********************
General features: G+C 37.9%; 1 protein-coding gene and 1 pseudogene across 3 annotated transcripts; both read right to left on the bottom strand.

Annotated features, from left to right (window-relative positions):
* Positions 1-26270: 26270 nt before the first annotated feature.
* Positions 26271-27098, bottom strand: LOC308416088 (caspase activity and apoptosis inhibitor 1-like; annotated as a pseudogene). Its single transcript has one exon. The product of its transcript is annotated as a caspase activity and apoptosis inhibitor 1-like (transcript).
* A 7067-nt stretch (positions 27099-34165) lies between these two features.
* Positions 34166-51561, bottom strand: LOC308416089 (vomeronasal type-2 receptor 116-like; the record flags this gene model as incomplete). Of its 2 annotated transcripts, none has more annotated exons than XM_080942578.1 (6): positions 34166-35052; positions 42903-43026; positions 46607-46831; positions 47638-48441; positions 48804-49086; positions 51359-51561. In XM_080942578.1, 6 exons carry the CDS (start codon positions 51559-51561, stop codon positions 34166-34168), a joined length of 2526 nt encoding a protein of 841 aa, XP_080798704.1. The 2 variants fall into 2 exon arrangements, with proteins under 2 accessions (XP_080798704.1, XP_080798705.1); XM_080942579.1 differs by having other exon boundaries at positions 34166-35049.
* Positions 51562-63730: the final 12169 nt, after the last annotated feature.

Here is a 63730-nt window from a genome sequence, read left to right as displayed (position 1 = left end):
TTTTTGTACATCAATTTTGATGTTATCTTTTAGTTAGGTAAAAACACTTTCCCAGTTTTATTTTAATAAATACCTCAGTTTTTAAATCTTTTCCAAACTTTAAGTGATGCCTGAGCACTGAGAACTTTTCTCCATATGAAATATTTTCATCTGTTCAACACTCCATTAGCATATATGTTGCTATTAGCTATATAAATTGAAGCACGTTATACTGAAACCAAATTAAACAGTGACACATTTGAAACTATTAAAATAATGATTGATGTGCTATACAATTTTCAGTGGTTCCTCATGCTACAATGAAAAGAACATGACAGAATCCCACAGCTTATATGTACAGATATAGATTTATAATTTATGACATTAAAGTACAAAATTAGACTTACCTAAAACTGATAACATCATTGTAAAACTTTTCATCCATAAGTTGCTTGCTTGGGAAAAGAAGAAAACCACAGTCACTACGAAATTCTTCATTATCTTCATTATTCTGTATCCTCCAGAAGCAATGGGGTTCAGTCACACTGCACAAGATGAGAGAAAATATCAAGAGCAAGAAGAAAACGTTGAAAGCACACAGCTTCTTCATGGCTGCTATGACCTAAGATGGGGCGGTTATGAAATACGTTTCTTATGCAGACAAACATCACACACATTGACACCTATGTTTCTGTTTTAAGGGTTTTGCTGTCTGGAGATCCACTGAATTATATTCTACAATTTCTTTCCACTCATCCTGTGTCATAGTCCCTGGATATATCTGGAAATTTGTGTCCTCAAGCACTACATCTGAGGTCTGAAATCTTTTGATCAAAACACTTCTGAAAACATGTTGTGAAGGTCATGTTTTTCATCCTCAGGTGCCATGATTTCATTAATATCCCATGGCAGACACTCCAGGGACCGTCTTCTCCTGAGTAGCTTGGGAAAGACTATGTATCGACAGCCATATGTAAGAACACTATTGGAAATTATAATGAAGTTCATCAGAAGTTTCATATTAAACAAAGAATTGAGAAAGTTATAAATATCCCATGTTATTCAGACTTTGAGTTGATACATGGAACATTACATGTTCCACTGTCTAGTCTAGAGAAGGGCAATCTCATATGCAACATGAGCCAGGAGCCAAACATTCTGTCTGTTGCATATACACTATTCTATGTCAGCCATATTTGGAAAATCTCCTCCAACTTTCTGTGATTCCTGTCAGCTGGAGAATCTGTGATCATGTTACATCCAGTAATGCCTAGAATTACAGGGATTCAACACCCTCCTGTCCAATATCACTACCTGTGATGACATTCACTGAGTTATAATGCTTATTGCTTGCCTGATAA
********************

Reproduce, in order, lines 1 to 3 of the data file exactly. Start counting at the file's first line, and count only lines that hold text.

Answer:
General features: G+C 37.9%; 1 protein-coding gene and 1 pseudogene across 3 annotated transcripts; both read right to left on the bottom strand.

Annotated features, from left to right (window-relative positions):
* Positions 1-26270: 26270 nt before the first annotated feature.